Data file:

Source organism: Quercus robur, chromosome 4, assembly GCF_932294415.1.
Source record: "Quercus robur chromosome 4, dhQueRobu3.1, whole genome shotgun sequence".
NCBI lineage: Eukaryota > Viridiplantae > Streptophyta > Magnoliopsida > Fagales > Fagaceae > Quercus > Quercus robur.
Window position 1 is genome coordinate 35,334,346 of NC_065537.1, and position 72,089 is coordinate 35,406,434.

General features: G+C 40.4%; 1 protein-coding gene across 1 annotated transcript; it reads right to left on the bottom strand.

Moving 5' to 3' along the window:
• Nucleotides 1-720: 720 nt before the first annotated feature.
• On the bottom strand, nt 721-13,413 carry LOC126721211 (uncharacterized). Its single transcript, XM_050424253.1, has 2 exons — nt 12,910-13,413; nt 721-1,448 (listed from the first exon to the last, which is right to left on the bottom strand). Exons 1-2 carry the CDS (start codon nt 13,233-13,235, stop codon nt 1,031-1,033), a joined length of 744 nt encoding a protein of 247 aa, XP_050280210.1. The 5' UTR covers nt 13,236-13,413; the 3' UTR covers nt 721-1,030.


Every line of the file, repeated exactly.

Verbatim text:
Source organism: Quercus robur, chromosome 4, assembly GCF_932294415.1.
Source record: "Quercus robur chromosome 4, dhQueRobu3.1, whole genome shotgun sequence".
NCBI lineage: Eukaryota > Viridiplantae > Streptophyta > Magnoliopsida > Fagales > Fagaceae > Quercus > Quercus robur.
Window position 1 is genome coordinate 35,334,346 of NC_065537.1, and position 72,089 is coordinate 35,406,434.

General features: G+C 40.4%; 1 protein-coding gene across 1 annotated transcript; it reads right to left on the bottom strand.

Moving 5' to 3' along the window:
• Nucleotides 1-720: 720 nt before the first annotated feature.
• On the bottom strand, nt 721-13,413 carry LOC126721211 (uncharacterized). Its single transcript, XM_050424253.1, has 2 exons — nt 12,910-13,413; nt 721-1,448 (listed from the first exon to the last, which is right to left on the bottom strand). Exons 1-2 carry the CDS (start codon nt 13,233-13,235, stop codon nt 1,031-1,033), a joined length of 744 nt encoding a protein of 247 aa, XP_050280210.1. The 5' UTR covers nt 13,236-13,413; the 3' UTR covers nt 721-1,030.